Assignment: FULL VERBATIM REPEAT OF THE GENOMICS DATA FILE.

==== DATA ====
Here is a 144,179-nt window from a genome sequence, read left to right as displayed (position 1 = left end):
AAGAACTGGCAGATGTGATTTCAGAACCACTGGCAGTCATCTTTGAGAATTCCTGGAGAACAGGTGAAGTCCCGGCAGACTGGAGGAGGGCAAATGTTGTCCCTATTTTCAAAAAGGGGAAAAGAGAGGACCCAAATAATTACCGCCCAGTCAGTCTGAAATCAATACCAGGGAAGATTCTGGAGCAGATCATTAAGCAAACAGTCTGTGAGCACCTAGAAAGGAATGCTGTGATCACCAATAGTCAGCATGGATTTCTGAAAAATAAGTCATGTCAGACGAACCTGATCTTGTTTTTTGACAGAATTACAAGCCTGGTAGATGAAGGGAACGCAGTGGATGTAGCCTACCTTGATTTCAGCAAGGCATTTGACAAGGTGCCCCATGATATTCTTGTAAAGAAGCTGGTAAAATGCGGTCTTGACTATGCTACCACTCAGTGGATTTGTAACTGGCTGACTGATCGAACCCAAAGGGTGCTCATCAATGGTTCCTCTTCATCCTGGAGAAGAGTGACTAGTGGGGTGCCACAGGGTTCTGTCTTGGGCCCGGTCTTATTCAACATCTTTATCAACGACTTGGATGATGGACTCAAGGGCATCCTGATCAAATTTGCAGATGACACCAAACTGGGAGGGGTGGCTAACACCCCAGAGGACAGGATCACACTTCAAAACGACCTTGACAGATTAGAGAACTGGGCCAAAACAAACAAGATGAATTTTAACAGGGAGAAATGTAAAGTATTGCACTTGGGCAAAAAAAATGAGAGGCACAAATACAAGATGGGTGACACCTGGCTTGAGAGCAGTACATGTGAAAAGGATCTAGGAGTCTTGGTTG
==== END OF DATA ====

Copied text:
Here is a 144,179-nt window from a genome sequence, read left to right as displayed (position 1 = left end):
AAGAACTGGCAGATGTGATTTCAGAACCACTGGCAGTCATCTTTGAGAATTCCTGGAGAACAGGTGAAGTCCCGGCAGACTGGAGGAGGGCAAATGTTGTCCCTATTTTCAAAAAGGGGAAAAGAGAGGACCCAAATAATTACCGCCCAGTCAGTCTGAAATCAATACCAGGGAAGATTCTGGAGCAGATCATTAAGCAAACAGTCTGTGAGCACCTAGAAAGGAATGCTGTGATCACCAATAGTCAGCATGGATTTCTGAAAAATAAGTCATGTCAGACGAACCTGATCTTGTTTTTTGACAGAATTACAAGCCTGGTAGATGAAGGGAACGCAGTGGATGTAGCCTACCTTGATTTCAGCAAGGCATTTGACAAGGTGCCCCATGATATTCTTGTAAAGAAGCTGGTAAAATGCGGTCTTGACTATGCTACCACTCAGTGGATTTGTAACTGGCTGACTGATCGAACCCAAAGGGTGCTCATCAATGGTTCCTCTTCATCCTGGAGAAGAGTGACTAGTGGGGTGCCACAGGGTTCTGTCTTGGGCCCGGTCTTATTCAACATCTTTATCAACGACTTGGATGATGGACTCAAGGGCATCCTGATCAAATTTGCAGATGACACCAAACTGGGAGGGGTGGCTAACACCCCAGAGGACAGGATCACACTTCAAAACGACCTTGACAGATTAGAGAACTGGGCCAAAACAAACAAGATGAATTTTAACAGGGAGAAATGTAAAGTATTGCACTTGGGCAAAAAAAATGAGAGGCACAAATACAAGATGGGTGACACCTGGCTTGAGAGCAGTACATGTGAAAAGGATCTAGGAGTCTTGGTTG